Russia’s currency has taken a beating this week, at one point falling to nearly 75 rubles to the U.S. dollar. The Wall Street Journal says the ruble steadied to around 61 to the dollar Thursday after President Vladimir Putin tried to reassure the country in his annual year-end address.
Experts say the economic crisis is caused, in part, by Western sanctions linked to Moscow’s incursion into Ukraine and by falling oil prices.
Q. Is the economic crisis putting President Putin at risk politically?
A. Putin’s power is not in question for the immediate future. What is in question in the medium-term future is the basic economic and political model that Putin has constructed, i.e., a petro state fueling a quasi-authoritarian political machine that has not reformed the petro-fuels model of the Russian political economy in the 15 years that Putin has been in power.
Q. What does Putin need to do to bring the economy around?
A. The collapse of oil in 2014 from $115 a barrel to now less than $60 a barrel, reinforced by a so far 50 percent decline in the ruble for 2014, implies a much more challenging political environment for Putin, as he will now – if this crisis lasts long, which I think it will – have to make difficult choices among central pillars of his regime: A, the military; B, the energy sector; and C, society, which has become accustomed to rising incomes and more reliable social security under Putin.
What matters is the length of this crisis. If it passes in six months, Putin can survive without making changes (the state still has some $430 billion in reserves in its coffers). But if it lasts longer than a year or so, the Putin model as we have known it can no longer be sustained.
In the short-term, nationalist mobilization can reinforce Putin’s positions (his popularity is still in the mid-70 percent range, of course with controlled media).
Q. Why is the ruble in such trouble?
A. The bulk of Russia’s economic problems are independent of Western sanctions. The Russian economy had declined to virtually zero-percent growth before the Ukrainian crisis began in very late 2013. Sanctions have hit Russian firms’ access to refinancing (some $650 billion in private debt in the West), but the most important impact has come from the decline in oil prices, which has to do with Saudi-U.S. economic issues (i.e., Saudi concern about U.S. shale oil and gas production) but which has exposed Russia’s major vulnerability to volatile energy prices.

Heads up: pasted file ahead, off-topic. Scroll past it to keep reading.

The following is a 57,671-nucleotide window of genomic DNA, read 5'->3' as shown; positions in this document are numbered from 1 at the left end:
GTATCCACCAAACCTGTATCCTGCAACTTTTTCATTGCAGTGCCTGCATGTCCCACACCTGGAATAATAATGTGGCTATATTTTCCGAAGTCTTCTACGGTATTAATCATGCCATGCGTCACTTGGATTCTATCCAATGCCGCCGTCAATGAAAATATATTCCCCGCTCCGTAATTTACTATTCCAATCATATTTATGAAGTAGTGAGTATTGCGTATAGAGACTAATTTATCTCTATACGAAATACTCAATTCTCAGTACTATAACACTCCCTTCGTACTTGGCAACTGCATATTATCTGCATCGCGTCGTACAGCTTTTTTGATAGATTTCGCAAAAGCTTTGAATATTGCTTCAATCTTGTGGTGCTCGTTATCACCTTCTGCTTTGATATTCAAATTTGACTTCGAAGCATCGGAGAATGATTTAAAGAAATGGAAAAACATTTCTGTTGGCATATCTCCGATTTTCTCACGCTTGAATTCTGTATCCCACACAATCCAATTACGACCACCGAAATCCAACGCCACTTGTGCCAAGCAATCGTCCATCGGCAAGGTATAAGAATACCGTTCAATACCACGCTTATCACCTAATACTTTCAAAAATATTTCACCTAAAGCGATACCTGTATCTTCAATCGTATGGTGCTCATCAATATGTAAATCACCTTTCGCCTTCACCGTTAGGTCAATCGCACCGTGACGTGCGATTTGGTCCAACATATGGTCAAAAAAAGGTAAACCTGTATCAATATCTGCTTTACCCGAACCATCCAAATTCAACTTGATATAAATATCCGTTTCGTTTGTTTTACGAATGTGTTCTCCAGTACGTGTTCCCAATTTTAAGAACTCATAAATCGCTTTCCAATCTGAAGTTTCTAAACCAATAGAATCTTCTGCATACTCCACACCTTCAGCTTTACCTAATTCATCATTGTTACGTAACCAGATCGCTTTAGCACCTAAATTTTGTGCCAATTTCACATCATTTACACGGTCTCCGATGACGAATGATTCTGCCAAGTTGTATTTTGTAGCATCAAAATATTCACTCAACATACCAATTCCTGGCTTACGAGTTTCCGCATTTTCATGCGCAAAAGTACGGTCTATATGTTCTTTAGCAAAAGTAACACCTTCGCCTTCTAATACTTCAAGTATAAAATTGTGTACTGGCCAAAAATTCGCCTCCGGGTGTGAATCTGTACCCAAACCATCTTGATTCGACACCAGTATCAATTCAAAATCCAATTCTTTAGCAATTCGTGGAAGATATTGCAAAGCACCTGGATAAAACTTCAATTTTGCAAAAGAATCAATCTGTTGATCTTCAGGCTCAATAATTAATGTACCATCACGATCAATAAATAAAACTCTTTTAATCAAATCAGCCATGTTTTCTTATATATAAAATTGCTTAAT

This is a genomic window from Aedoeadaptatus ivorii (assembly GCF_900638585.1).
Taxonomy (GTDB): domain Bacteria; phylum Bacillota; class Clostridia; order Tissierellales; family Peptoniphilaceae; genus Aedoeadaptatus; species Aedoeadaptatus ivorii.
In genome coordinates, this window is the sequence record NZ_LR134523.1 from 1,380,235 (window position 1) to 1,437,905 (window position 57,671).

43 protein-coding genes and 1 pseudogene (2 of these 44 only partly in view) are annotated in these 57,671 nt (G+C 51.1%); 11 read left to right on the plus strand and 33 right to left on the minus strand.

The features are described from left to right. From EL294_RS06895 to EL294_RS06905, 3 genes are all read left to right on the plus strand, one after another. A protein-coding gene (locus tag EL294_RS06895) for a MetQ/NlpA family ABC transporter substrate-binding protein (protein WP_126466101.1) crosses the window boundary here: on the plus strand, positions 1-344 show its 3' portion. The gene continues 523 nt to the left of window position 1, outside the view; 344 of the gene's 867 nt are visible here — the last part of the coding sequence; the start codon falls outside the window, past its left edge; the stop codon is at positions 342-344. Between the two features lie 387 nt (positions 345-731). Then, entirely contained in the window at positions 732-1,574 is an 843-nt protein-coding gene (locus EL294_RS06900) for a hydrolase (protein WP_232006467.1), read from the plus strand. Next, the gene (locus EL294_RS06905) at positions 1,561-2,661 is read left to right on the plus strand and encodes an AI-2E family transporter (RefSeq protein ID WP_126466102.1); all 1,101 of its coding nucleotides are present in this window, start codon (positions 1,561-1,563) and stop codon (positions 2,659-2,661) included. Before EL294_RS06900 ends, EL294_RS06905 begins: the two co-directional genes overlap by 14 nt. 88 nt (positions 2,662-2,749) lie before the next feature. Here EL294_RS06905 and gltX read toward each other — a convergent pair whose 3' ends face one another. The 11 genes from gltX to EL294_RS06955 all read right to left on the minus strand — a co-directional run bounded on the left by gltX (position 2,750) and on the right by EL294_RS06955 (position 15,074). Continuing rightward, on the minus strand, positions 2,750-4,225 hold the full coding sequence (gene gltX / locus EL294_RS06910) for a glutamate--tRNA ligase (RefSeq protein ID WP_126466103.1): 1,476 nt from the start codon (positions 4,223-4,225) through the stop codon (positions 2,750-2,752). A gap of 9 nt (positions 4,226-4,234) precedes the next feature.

There has been no true structural reform of the Russian economy throughout Putin’s tenure. Fuels account for 25 percent of Russian GDP directly and 50 percent of state budget revenues. Almost half of each comes from export revenues.
Q. Part of the economic turmoil stems from Western sanctions imposed because of Russia’s invasion of Ukraine. Do you see Russia withdrawing to ease those sanctions?
A. I am skeptical about a real compromise on Ukraine. For Putin, Ukraine transcends economics and security. It’s about Russian identity. Any stable solution must involve two elements: Russia must show convincingly that it respects the implications of Ukrainian sovereignty, and Europe and the United States must assure Russia that Ukraine can never be a member of NATO and that Ukraine’s move toward the EU will not damage Russia’s economic interests.
The problem is that even if the West were able to provide such assurances, Putin would not believe them, after the history of Russian-NATO relations over the past 17 years. Keep in mind that Russia still has access to European energy markets. It’s the denial of access to financial markets that matters in the sanctions.
Q. What are Russia’s options for ending the economic crisis?
A. If Russia cannot find a solution to the Ukraine crisis that the West agrees to, it has no good options. It clearly has no Western option for the foreseeable future. Russia will never agree to become a vassal of China, which is the alternative to Westernization; in that case, Russia will sink into a quiet oblivion as a vast Eurasia ghetto, with allies like South Ossetia, Abkhazia, Trans-dnistria and Armenia – to which we can add a vast “Cuba” on its western borderlands, in the form of Ukraine. Ironically, Putin may turn out to be the greatest state-builder in Ukrainian history.
Lynch is former director of U.Va.’s Center for Russian, East European and Eurasian Studies (1993-2008), former assistant director of the W. Averell Harriman Institute for Advanced Study of the Soviet Union at Columbia University and the author of several books, including “Vladimir Putin and Russian Statecraft” (2011) and “How Russia Is Not Ruled: Reflections on Russian Political Development” (2005).